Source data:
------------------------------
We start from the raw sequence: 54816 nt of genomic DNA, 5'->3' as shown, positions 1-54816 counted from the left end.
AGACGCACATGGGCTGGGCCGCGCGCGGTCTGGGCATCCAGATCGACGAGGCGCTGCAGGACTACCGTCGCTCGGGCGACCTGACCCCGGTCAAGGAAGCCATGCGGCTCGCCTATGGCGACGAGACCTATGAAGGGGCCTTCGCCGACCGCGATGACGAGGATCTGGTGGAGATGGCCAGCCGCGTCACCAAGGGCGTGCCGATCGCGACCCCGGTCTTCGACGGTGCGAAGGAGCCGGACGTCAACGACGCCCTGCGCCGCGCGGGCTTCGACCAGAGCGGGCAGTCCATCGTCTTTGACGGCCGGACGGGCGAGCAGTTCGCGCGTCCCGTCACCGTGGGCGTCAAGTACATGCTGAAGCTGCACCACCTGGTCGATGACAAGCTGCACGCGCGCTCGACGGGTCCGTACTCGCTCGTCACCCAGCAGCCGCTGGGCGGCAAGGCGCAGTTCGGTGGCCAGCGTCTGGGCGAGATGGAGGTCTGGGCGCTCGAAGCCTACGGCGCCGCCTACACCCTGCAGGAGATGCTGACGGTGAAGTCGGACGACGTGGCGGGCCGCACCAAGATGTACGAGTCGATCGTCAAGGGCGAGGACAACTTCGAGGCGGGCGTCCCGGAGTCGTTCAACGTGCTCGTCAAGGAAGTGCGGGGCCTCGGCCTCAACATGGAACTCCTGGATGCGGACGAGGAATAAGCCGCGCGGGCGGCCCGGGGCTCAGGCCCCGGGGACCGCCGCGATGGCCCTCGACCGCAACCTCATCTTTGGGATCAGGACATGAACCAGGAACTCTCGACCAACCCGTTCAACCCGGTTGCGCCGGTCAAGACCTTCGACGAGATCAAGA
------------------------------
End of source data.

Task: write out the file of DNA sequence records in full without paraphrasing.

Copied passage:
We start from the raw sequence: 54816 nt of genomic DNA, 5'->3' as shown, positions 1-54816 counted from the left end.
AGACGCACATGGGCTGGGCCGCGCGCGGTCTGGGCATCCAGATCGACGAGGCGCTGCAGGACTACCGTCGCTCGGGCGACCTGACCCCGGTCAAGGAAGCCATGCGGCTCGCCTATGGCGACGAGACCTATGAAGGGGCCTTCGCCGACCGCGATGACGAGGATCTGGTGGAGATGGCCAGCCGCGTCACCAAGGGCGTGCCGATCGCGACCCCGGTCTTCGACGGTGCGAAGGAGCCGGACGTCAACGACGCCCTGCGCCGCGCGGGCTTCGACCAGAGCGGGCAGTCCATCGTCTTTGACGGCCGGACGGGCGAGCAGTTCGCGCGTCCCGTCACCGTGGGCGTCAAGTACATGCTGAAGCTGCACCACCTGGTCGATGACAAGCTGCACGCGCGCTCGACGGGTCCGTACTCGCTCGTCACCCAGCAGCCGCTGGGCGGCAAGGCGCAGTTCGGTGGCCAGCGTCTGGGCGAGATGGAGGTCTGGGCGCTCGAAGCCTACGGCGCCGCCTACACCCTGCAGGAGATGCTGACGGTGAAGTCGGACGACGTGGCGGGCCGCACCAAGATGTACGAGTCGATCGTCAAGGGCGAGGACAACTTCGAGGCGGGCGTCCCGGAGTCGTTCAACGTGCTCGTCAAGGAAGTGCGGGGCCTCGGCCTCAACATGGAACTCCTGGATGCGGACGAGGAATAAGCCGCGCGGGCGGCCCGGGGCTCAGGCCCCGGGGACCGCCGCGATGGCCCTCGACCGCAACCTCATCTTTGGGATCAGGACATGAACCAGGAACTCTCGACCAACCCGTTCAACCCGGTTGCGCCGGTCAAGACCTTCGACGAGATCAAGA